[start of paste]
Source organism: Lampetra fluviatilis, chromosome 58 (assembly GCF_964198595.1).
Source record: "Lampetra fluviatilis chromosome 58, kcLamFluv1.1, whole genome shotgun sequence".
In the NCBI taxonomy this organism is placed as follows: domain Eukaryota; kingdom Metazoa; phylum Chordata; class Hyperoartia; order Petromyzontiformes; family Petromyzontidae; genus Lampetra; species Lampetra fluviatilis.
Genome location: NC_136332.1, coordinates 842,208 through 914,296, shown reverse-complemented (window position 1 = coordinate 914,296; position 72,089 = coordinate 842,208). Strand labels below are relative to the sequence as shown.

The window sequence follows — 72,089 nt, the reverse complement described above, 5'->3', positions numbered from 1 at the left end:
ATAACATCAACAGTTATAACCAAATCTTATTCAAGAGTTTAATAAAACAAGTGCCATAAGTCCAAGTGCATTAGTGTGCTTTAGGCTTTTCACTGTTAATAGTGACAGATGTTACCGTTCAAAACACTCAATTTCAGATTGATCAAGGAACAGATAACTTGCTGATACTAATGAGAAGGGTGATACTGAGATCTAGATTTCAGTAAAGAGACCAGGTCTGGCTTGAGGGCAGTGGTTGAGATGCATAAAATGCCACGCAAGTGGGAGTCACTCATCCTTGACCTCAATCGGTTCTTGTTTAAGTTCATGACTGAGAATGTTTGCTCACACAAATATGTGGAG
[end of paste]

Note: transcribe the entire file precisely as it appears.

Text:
Source organism: Lampetra fluviatilis, chromosome 58 (assembly GCF_964198595.1).
Source record: "Lampetra fluviatilis chromosome 58, kcLamFluv1.1, whole genome shotgun sequence".
In the NCBI taxonomy this organism is placed as follows: domain Eukaryota; kingdom Metazoa; phylum Chordata; class Hyperoartia; order Petromyzontiformes; family Petromyzontidae; genus Lampetra; species Lampetra fluviatilis.
Genome location: NC_136332.1, coordinates 842,208 through 914,296, shown reverse-complemented (window position 1 = coordinate 914,296; position 72,089 = coordinate 842,208). Strand labels below are relative to the sequence as shown.

The window sequence follows — 72,089 nt, the reverse complement described above, 5'->3', positions numbered from 1 at the left end:
ATAACATCAACAGTTATAACCAAATCTTATTCAAGAGTTTAATAAAACAAGTGCCATAAGTCCAAGTGCATTAGTGTGCTTTAGGCTTTTCACTGTTAATAGTGACAGATGTTACCGTTCAAAACACTCAATTTCAGATTGATCAAGGAACAGATAACTTGCTGATACTAATGAGAAGGGTGATACTGAGATCTAGATTTCAGTAAAGAGACCAGGTCTGGCTTGAGGGCAGTGGTTGAGATGCATAAAATGCCACGCAAGTGGGAGTCACTCATCCTTGACCTCAATCGGTTCTTGTTTAAGTTCATGACTGAGAATGTTTGCTCACACAAATATGTGGAG